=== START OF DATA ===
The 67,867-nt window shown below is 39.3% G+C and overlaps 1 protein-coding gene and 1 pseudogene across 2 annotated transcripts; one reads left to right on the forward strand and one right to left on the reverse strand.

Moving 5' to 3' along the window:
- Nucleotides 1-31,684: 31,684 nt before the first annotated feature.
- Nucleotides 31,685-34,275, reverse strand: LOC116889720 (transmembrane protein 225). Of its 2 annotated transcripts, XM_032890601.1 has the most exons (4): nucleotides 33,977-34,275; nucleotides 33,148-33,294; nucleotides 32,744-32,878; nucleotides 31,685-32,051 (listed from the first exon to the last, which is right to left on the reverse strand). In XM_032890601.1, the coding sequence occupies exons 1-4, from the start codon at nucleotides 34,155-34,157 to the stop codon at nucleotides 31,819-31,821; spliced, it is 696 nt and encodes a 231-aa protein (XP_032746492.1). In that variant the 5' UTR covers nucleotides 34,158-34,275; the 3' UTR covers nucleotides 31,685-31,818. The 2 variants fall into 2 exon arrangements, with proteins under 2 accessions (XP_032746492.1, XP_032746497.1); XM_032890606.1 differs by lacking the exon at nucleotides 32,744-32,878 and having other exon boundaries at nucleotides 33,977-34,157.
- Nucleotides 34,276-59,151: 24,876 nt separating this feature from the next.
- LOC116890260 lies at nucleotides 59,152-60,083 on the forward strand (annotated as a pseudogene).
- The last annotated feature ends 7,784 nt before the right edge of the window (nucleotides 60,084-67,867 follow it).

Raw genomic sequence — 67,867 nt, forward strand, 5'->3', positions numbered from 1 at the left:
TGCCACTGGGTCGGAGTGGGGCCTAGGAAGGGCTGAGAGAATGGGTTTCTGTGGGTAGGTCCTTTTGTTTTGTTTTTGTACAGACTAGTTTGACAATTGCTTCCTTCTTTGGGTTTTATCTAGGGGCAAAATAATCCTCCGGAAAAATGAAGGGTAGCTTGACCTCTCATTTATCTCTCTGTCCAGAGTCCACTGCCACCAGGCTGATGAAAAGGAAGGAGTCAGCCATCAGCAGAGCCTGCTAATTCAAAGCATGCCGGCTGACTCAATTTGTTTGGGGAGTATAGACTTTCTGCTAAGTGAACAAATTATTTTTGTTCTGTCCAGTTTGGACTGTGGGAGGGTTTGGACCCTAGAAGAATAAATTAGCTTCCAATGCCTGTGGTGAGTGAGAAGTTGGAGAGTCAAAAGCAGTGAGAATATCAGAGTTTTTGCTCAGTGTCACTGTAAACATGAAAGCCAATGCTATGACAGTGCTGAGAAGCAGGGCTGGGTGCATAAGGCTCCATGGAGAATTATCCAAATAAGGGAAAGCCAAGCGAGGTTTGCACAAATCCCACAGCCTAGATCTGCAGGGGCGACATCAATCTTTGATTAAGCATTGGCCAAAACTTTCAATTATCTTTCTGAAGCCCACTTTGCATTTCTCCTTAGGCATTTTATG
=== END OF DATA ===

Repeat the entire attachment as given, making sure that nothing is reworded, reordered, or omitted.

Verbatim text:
The 67,867-nt window shown below is 39.3% G+C and overlaps 1 protein-coding gene and 1 pseudogene across 2 annotated transcripts; one reads left to right on the forward strand and one right to left on the reverse strand.

Moving 5' to 3' along the window:
- Nucleotides 1-31,684: 31,684 nt before the first annotated feature.
- Nucleotides 31,685-34,275, reverse strand: LOC116889720 (transmembrane protein 225). Of its 2 annotated transcripts, XM_032890601.1 has the most exons (4): nucleotides 33,977-34,275; nucleotides 33,148-33,294; nucleotides 32,744-32,878; nucleotides 31,685-32,051 (listed from the first exon to the last, which is right to left on the reverse strand). In XM_032890601.1, the coding sequence occupies exons 1-4, from the start codon at nucleotides 34,155-34,157 to the stop codon at nucleotides 31,819-31,821; spliced, it is 696 nt and encodes a 231-aa protein (XP_032746492.1). In that variant the 5' UTR covers nucleotides 34,158-34,275; the 3' UTR covers nucleotides 31,685-31,818. The 2 variants fall into 2 exon arrangements, with proteins under 2 accessions (XP_032746492.1, XP_032746497.1); XM_032890606.1 differs by lacking the exon at nucleotides 32,744-32,878 and having other exon boundaries at nucleotides 33,977-34,157.
- Nucleotides 34,276-59,151: 24,876 nt separating this feature from the next.
- LOC116890260 lies at nucleotides 59,152-60,083 on the forward strand (annotated as a pseudogene).
- The last annotated feature ends 7,784 nt before the right edge of the window (nucleotides 60,084-67,867 follow it).

Raw genomic sequence — 67,867 nt, forward strand, 5'->3', positions numbered from 1 at the left:
TGCCACTGGGTCGGAGTGGGGCCTAGGAAGGGCTGAGAGAATGGGTTTCTGTGGGTAGGTCCTTTTGTTTTGTTTTTGTACAGACTAGTTTGACAATTGCTTCCTTCTTTGGGTTTTATCTAGGGGCAAAATAATCCTCCGGAAAAATGAAGGGTAGCTTGACCTCTCATTTATCTCTCTGTCCAGAGTCCACTGCCACCAGGCTGATGAAAAGGAAGGAGTCAGCCATCAGCAGAGCCTGCTAATTCAAAGCATGCCGGCTGACTCAATTTGTTTGGGGAGTATAGACTTTCTGCTAAGTGAACAAATTATTTTTGTTCTGTCCAGTTTGGACTGTGGGAGGGTTTGGACCCTAGAAGAATAAATTAGCTTCCAATGCCTGTGGTGAGTGAGAAGTTGGAGAGTCAAAAGCAGTGAGAATATCAGAGTTTTTGCTCAGTGTCACTGTAAACATGAAAGCCAATGCTATGACAGTGCTGAGAAGCAGGGCTGGGTGCATAAGGCTCCATGGAGAATTATCCAAATAAGGGAAAGCCAAGCGAGGTTTGCACAAATCCCACAGCCTAGATCTGCAGGGGCGACATCAATCTTTGATTAAGCATTGGCCAAAACTTTCAATTATCTTTCTGAAGCCCACTTTGCATTTCTCCTTAGGCATTTTATG